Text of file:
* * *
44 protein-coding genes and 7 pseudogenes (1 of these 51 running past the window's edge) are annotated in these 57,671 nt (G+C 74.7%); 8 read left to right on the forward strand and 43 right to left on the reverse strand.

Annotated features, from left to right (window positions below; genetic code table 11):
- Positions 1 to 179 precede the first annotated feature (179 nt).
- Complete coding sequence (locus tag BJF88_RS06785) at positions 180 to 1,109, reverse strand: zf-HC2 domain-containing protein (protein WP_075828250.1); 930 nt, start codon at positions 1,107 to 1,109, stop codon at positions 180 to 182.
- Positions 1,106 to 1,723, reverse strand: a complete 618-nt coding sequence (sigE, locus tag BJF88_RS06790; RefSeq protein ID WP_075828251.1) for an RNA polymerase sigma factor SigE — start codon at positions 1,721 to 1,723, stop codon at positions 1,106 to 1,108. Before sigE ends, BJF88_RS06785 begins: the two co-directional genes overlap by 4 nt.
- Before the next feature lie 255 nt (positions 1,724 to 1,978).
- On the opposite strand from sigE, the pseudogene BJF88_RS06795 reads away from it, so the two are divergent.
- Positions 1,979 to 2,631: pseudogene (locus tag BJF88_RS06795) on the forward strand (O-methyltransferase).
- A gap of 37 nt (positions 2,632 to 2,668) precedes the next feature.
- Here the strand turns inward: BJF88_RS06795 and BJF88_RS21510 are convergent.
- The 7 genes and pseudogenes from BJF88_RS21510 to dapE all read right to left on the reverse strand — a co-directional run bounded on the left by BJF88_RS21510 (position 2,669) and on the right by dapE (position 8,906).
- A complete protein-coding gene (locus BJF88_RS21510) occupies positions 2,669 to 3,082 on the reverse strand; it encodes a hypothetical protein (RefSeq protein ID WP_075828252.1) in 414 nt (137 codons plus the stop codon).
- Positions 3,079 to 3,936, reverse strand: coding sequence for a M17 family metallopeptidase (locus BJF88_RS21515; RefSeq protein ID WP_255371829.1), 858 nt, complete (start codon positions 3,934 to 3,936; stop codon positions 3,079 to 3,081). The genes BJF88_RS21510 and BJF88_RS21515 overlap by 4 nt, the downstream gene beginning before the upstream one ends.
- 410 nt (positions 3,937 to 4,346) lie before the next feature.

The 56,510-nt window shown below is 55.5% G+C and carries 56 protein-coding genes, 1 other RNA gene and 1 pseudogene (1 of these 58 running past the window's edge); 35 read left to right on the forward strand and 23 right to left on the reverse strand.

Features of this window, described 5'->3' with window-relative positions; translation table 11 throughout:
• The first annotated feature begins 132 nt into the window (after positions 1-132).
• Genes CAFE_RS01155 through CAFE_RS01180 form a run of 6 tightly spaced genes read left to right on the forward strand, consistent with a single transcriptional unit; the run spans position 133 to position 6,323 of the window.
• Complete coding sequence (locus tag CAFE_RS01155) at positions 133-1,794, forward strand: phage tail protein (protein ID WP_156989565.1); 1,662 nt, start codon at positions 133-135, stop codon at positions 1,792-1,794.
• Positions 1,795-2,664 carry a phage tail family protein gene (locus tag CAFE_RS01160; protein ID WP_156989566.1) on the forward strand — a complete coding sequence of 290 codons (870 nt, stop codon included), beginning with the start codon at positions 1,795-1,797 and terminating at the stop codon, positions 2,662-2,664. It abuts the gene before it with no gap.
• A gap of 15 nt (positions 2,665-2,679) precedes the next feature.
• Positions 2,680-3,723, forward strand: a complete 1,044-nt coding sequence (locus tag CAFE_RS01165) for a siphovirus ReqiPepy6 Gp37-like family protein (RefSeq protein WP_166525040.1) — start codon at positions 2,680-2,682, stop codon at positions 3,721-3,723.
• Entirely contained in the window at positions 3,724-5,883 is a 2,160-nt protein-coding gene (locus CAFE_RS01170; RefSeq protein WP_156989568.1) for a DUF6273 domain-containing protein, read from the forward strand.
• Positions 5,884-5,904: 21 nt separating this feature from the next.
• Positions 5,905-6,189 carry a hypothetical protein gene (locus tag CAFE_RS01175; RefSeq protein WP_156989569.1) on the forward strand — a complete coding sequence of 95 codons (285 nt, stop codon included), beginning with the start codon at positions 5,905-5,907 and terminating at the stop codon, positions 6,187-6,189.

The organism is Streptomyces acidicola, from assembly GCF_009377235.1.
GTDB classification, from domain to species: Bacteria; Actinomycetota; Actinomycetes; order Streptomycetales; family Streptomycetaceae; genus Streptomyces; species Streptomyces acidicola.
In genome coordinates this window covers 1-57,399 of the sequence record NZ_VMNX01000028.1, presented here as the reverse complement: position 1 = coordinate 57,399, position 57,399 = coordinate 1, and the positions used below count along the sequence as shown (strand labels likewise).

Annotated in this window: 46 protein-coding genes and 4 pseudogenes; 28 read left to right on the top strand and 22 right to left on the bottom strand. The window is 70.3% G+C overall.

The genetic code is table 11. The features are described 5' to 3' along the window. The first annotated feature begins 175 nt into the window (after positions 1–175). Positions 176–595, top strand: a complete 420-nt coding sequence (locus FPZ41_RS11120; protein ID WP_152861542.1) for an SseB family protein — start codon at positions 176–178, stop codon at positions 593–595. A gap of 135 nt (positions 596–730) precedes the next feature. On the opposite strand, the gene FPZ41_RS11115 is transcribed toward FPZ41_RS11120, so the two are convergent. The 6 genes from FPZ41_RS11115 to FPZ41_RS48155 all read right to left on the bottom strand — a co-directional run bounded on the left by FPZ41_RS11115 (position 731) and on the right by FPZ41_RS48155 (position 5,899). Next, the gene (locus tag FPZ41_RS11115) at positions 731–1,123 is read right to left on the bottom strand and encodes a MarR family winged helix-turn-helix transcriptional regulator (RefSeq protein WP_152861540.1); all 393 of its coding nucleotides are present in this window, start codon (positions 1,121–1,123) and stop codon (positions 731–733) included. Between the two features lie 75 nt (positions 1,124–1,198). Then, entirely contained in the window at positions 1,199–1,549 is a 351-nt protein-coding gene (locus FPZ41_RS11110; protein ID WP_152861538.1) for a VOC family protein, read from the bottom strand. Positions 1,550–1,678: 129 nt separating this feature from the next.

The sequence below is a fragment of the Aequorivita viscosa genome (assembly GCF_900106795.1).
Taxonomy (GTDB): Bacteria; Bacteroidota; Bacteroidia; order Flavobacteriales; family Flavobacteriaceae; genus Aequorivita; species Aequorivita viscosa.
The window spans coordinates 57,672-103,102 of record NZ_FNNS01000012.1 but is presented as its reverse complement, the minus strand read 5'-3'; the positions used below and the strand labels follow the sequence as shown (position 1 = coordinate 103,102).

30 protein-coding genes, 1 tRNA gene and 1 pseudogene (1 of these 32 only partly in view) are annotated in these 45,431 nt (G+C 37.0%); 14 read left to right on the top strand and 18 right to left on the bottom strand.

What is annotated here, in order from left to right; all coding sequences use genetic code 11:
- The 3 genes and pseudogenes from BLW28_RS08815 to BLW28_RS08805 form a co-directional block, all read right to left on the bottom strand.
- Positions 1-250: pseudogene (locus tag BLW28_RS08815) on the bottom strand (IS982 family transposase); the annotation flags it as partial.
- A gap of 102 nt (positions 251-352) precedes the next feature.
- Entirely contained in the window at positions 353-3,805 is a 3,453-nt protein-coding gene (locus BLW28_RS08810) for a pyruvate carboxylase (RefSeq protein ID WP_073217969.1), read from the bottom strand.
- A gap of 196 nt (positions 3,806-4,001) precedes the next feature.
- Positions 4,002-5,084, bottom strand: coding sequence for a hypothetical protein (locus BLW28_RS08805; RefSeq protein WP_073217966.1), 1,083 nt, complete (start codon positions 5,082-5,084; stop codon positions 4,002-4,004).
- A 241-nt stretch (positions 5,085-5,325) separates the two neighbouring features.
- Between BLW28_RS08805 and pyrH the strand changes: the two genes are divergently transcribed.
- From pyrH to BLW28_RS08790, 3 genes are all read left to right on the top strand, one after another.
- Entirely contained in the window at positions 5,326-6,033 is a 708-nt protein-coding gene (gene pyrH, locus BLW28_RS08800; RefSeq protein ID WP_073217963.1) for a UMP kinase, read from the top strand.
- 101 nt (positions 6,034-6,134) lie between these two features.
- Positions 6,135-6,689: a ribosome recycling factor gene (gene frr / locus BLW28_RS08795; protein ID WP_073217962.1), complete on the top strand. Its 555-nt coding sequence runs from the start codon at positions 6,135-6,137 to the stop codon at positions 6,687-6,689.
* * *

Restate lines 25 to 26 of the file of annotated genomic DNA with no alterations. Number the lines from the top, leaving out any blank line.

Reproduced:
• Positions 5,905-6,189 carry a hypothetical protein gene (locus tag CAFE_RS01175; RefSeq protein WP_156989569.1) on the forward strand — a complete coding sequence of 95 codons (285 nt, stop codon included), beginning with the start codon at positions 5,905-5,907 and terminating at the stop codon, positions 6,187-6,189.

The organism is Streptomyces acidicola, from assembly GCF_009377235.1.